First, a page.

It is a well-known fact that some of the world’s greatest inventions started with a dream or an idea. If human beings did not use this power of imagination to define their future, then they would be just victims of circumstances.
It is because human beings have such a creative and vivid imagination that they can envision their futures so clearly. The poet thus encourages his readers to use this power to dream big and never give up on their goals.
Although the theme of freedom isn’t apparent in the poem, we can assume this is one of the themes because this poem was influenced by the Harlem Renaissance at a time when the blacks were gaining recognition for their contribution to art, culture and music.
The poet probably kept these people in mind when he wrote this poem. That is why he urges them to hold onto dreams. In this context dreams could mean the dream to be free from oppression.
Analysis of the poem Dreams
The poem Dreams by Langston Hughes is very simple and easy to understand. The poet delivers his message in a short eight-lined poem where he gives an urgent warning that if dreams die life is not worth living.
The speaker of the poem is not mentioned, neither is the listener nor the person to whom the message is directed to. Hence, we can assume that the poet is the speaker and he is addressing everyone in general.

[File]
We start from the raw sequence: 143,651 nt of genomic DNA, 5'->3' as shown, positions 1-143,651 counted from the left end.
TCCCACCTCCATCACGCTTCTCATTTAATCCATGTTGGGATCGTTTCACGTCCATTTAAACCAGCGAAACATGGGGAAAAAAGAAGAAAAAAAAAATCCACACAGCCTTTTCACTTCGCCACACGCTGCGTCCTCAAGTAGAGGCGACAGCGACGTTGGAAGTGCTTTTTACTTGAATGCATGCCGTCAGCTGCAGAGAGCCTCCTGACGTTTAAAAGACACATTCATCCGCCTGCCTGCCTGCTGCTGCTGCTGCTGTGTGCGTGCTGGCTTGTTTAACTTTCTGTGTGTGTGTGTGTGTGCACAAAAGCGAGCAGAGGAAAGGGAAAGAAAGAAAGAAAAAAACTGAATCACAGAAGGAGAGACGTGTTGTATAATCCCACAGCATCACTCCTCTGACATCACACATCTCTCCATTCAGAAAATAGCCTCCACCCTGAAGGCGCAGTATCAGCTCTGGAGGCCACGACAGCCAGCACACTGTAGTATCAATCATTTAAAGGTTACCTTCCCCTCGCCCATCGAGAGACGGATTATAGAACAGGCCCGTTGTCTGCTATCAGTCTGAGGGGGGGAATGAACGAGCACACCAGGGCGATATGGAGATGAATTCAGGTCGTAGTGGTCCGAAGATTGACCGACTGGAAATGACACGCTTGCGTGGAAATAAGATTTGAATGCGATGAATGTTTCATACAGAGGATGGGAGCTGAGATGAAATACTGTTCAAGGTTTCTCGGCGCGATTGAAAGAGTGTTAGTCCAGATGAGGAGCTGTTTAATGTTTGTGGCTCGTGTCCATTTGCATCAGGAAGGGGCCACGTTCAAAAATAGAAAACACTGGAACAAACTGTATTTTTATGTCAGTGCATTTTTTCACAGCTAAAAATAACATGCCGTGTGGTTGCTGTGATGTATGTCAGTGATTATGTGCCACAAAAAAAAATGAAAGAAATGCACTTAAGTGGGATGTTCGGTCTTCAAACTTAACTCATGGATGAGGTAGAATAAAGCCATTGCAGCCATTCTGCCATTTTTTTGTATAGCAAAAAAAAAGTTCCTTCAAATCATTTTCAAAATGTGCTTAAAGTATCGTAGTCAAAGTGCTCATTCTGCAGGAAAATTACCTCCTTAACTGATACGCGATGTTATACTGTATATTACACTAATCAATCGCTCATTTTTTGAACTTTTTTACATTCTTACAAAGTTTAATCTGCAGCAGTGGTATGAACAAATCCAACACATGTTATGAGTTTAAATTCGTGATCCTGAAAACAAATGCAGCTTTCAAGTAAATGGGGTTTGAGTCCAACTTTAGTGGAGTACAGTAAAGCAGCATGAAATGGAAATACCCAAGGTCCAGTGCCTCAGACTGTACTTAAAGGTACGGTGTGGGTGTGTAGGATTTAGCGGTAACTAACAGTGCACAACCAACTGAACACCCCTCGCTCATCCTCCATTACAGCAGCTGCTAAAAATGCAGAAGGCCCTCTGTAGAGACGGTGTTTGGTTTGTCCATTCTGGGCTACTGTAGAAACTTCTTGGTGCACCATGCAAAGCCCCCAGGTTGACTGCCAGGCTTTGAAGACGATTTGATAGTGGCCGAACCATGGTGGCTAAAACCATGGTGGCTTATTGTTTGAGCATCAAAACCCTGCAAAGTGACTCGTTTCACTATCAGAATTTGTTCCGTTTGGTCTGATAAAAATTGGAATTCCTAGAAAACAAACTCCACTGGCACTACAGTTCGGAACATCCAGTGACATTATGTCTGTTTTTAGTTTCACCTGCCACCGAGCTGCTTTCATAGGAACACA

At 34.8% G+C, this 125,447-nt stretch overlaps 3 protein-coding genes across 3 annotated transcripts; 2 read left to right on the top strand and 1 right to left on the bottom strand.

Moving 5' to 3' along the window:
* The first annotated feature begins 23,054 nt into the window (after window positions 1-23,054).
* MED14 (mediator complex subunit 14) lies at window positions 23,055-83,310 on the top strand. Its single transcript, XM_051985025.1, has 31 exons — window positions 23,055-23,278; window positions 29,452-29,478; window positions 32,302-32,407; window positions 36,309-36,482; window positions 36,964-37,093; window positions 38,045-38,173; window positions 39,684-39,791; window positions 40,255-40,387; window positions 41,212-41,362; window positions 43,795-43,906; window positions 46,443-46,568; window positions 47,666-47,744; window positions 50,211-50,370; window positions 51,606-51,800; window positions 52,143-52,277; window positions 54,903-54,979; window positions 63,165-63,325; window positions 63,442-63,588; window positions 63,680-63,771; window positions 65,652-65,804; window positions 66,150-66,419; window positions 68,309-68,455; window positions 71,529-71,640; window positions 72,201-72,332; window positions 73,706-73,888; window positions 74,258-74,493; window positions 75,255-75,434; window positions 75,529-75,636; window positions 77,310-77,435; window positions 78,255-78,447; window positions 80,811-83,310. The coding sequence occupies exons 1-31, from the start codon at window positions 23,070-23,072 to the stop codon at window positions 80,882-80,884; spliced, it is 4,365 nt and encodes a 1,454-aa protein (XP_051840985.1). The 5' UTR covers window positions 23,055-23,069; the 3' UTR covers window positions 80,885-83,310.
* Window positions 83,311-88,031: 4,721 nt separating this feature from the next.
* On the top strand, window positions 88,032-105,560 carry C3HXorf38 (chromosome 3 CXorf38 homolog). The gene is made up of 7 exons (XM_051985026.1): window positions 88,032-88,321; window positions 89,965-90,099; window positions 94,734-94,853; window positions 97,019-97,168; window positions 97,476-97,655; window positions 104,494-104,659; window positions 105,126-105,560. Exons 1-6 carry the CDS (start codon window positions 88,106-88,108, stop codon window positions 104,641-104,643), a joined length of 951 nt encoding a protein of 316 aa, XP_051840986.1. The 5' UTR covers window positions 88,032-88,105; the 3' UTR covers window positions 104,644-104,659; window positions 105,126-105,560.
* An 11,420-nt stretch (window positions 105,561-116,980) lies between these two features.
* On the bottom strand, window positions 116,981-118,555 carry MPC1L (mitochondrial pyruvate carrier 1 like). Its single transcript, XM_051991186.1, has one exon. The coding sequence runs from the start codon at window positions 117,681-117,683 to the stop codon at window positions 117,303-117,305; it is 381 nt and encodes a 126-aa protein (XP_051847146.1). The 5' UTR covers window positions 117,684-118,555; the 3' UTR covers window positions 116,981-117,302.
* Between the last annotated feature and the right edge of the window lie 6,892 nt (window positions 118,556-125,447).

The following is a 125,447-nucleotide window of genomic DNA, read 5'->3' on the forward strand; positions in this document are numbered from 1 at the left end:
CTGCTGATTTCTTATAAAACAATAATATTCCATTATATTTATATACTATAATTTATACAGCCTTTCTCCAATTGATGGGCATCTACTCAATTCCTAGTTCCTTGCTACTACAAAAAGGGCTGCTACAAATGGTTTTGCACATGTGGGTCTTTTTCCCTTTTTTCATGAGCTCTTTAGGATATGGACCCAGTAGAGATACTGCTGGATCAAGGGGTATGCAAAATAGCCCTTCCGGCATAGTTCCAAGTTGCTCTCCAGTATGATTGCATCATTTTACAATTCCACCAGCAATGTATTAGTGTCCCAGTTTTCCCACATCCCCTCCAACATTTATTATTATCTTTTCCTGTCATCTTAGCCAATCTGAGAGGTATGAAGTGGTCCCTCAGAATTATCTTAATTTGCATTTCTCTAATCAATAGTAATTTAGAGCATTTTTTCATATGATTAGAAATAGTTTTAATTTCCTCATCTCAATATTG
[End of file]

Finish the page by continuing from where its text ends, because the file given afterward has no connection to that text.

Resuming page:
The poem begins abruptly without preamble. The tone is more like an instruction, directing someone to do something as the poet says “Hold fast….” The poet also uses personification to draw a comparison between holding onto dreams and the futility of letting them go.
The poet’s analogy is very interesting because he compares unfulfilled dreams first to a “broken-winged bird” and then to a “barren field.” A bird’s ability to fly is what distinguishes it from other creatures. It can fly only if both its wings are functionable.
However, if one of its wings is damaged or broken then it not only affects its flight but also its survival. It will not be able to find food, shelter, migrate or protect itself and may die quickly.
In the same way a field that is usually fertile and full of produce becomes barren in winter because it is frozen with snow. Dreams are like this field that must be tilled, sowed, and watered when the time is right because if we let them go then it may be too late to act upon them.
Also, in the second line of the first stanza, by using the word “if,” the poet is implying that the death of dreams can be avoided by holding onto them. However, in the second line of the second stanza he uses the word “when.” By doing so, he is emphasising that no matter how tightly we hold onto dreams they will eventually go. Thus, he is portraying the impermanence of these dreams.
The poem follows a rhyme scheme of ABCB. It consists of two four-lined stanzas called quatrains. Though the poem doesn’t seem to follow any particular metric pattern, some of the lines in the poem seem to be in ‘iambic dimeter’ meaning feet or iambs with a unstressed, stressed pattern.
Poetic Devices in the poem Dreams:
“For if dreams die”
“Life is a broken-winged bird”
“Life is a barren field”
Refrain: repetition of a phrase or line
“Hold fast to dreams”